When you uncock the wrists too early, you lose power and control in the shots. One of the best ways to check this with the HackMotion is to look at your radial and ulnar deviation numbers throughout your swing.
Work on not allowing the shaft to stand up through impact, keeping the wrists cocked a little longer through the ball, and improving that clubface position to allow you to do this.
|Handicap||Radial at Address||Radial at Top||Radial at Impact||Change to Top||Change to Impact|
|Less than 10||-26.4||8.8||-27.0||35.2||-0.7|
|Between 10 and 25||-25.6||7.5||-26.4||33.1||-0.8|
|More than 25||-24.9||5.6||-27.2||30.5||-2.2|
Distance is Impacted by Lead Wrist Extension
The most important benefit that HackMotion has to offer is clubface control. However, as golfers ourselves, we know that distance is always going to be a concern for golfers. This is understandable.
However, we have been lucky enough to discover the fact that you can gain almost 25 yards or more of distance just by changing the amount of extension that you have at impact.
There are a few factors that come into play here, including clubhead speed and launch angle; let’s take a look at this example.
Shot 1: High Launch/High Spin
The first shot is a shot taken by a golfer with a 105 mph club speed and a smash factor (ball speed/club head speed) of 1.5. This shot had a launch angle of 19 degrees and a spin rate of 4500 rpm. After the shot was hit, the total distance of 252 yards.
Shot 2: Lower Launch/ Lower Spin
The second shot takes the same 105 mph club speed and a smash factor of 1.5. However, because of the wrist angles of the player (less extension at impact), the launch angle is 11 degrees, and the spin rate is 2800 rpm. With lower launch and spin, the result was a total distance of 275 yards.
By lowering the launch angle and spin, with a better wrist position at impact, golfers gain almost 25 yards.
Does this Work for Everyone?
We tested this scenario with a large group of golfers. Golf manufacturers have been telling players that hitting the ball high is a good thing, and this has not changed.
However, the initial launch angle of the shot being just a little lower (due to more flexion in the wrist at impact) can get those 25 extra yards of distance you are looking for.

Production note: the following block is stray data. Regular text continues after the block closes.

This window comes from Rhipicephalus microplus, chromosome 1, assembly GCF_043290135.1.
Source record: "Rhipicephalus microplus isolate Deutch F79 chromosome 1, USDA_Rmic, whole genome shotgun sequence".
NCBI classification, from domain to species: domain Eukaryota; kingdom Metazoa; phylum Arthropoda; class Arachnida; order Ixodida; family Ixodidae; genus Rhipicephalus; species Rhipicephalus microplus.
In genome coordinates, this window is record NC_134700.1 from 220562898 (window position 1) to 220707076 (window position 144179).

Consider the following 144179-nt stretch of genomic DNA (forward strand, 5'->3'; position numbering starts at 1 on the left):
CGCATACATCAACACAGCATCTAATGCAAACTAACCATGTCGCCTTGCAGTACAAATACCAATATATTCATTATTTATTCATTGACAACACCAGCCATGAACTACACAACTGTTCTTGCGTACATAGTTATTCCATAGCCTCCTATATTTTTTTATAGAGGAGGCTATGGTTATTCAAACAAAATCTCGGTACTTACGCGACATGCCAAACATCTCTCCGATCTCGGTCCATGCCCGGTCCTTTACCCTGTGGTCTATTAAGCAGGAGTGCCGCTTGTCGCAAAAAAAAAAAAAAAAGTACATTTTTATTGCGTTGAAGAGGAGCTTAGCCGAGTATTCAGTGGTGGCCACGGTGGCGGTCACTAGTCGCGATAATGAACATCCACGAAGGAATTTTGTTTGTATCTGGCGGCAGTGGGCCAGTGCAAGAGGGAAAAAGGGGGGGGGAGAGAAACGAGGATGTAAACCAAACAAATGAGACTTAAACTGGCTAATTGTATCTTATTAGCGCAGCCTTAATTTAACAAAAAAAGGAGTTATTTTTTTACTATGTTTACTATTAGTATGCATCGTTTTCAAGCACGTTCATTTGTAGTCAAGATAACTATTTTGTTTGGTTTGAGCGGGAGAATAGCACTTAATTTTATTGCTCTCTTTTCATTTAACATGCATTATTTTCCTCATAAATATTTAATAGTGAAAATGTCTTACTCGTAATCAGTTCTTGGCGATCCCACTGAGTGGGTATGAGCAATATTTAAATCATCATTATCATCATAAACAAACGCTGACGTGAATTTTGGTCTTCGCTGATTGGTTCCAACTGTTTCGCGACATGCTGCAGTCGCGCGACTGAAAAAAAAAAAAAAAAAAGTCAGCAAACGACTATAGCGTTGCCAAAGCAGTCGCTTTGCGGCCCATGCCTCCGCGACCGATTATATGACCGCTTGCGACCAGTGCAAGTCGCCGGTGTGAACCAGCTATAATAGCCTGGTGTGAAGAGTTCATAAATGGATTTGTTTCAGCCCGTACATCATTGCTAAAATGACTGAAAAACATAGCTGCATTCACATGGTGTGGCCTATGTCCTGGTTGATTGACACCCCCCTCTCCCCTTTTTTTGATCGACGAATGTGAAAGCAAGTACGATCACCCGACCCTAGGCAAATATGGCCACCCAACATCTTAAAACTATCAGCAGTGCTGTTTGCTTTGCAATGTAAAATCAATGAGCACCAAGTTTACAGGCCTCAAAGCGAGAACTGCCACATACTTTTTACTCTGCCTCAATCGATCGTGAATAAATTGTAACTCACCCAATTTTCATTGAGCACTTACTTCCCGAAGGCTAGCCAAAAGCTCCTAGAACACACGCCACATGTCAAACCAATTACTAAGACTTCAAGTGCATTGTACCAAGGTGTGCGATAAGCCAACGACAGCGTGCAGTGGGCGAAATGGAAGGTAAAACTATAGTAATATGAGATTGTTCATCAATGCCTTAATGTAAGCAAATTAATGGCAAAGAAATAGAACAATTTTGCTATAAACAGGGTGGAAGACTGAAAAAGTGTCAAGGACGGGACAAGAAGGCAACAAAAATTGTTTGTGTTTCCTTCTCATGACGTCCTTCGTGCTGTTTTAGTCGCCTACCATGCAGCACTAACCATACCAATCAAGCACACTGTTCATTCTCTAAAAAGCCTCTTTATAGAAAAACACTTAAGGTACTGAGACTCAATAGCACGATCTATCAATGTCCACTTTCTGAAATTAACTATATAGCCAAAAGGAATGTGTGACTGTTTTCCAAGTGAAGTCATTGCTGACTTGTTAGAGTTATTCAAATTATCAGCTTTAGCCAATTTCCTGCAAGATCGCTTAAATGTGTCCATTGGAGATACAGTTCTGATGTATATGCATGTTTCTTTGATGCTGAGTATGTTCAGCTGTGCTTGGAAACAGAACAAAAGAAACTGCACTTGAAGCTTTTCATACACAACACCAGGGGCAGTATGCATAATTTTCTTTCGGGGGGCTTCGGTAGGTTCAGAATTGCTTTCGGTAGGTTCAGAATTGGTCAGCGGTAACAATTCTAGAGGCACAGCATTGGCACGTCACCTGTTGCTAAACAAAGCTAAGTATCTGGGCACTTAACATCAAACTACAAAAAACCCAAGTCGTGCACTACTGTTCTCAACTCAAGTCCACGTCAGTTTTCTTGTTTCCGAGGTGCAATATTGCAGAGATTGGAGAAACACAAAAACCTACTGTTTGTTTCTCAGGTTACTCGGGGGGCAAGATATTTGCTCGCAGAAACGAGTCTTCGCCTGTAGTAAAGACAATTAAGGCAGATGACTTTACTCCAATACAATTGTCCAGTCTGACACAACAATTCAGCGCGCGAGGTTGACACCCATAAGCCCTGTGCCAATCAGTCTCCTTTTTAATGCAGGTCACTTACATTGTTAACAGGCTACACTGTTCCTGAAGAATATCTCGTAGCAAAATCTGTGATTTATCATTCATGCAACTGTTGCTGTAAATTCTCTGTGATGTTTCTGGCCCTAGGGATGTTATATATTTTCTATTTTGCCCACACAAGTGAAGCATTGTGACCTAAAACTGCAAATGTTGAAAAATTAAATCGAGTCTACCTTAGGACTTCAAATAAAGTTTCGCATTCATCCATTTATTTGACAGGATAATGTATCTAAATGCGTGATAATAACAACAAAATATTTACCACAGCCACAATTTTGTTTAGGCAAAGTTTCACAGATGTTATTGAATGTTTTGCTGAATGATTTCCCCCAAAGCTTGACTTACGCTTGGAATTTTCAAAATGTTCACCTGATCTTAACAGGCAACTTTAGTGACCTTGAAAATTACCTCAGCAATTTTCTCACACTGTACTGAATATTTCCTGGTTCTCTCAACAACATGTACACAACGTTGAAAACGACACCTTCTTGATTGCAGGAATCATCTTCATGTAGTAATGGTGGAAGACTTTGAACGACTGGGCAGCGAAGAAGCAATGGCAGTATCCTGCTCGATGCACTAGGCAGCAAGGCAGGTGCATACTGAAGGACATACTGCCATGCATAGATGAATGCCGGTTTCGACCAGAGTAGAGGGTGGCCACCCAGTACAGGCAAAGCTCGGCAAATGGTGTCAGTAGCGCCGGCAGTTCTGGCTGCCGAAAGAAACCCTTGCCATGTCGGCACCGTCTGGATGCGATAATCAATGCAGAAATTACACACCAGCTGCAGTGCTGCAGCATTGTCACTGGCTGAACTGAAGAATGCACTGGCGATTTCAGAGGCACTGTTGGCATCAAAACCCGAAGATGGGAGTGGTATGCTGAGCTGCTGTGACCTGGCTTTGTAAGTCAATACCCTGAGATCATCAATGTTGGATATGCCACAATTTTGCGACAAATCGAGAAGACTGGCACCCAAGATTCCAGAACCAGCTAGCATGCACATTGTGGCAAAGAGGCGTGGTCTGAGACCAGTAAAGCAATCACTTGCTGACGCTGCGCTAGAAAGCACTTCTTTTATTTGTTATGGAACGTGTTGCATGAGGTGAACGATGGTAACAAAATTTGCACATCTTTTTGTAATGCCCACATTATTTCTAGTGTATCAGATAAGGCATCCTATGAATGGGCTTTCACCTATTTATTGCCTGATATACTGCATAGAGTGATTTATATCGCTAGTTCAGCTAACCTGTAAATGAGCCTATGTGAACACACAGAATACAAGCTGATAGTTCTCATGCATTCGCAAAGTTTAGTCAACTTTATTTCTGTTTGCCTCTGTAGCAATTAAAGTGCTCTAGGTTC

The key here is that your swing speed has to be high enough for you to still gain optimal ball flight. Slower swing speed golfers cannot decrease launch angle too much as they will struggle to even get the golf ball off the ground. However, flipping will decrease your swing speed due to early release, so make sure that the driver’s loft is doing the job, not your wrists.
If you feel like you have good speed, but are not maximizing your distance on the course, work on decreasing extension at impact and adding at least 25 yards to your game.
HackMotion is More than a Wrist Training Aid
With continued discoveries and interesting realizations, we have learned that HackMotion is more of a golf swing analyzer than a wrist analyzer. The golf swing has three very important areas that all golfers need to focus on.
- Top of the backswing
The key data that HackMotion provides in each of these areas is enough to make your golf game more consistent, your clubface angles more square, and your overall scores lower.
HackMotion allows both high and low handicappers to understand and, more importantly, feel where their swing could use improvement. Combining data and feel is a powerful tool for taking your game to the next level.
With these new discoveries in 2023, you can now head out to the driving range and start working on these areas of your game. Check to see if you are flipping or if you could use a few more yards in your golf game and then use your HackMotion to get your handicap lowered.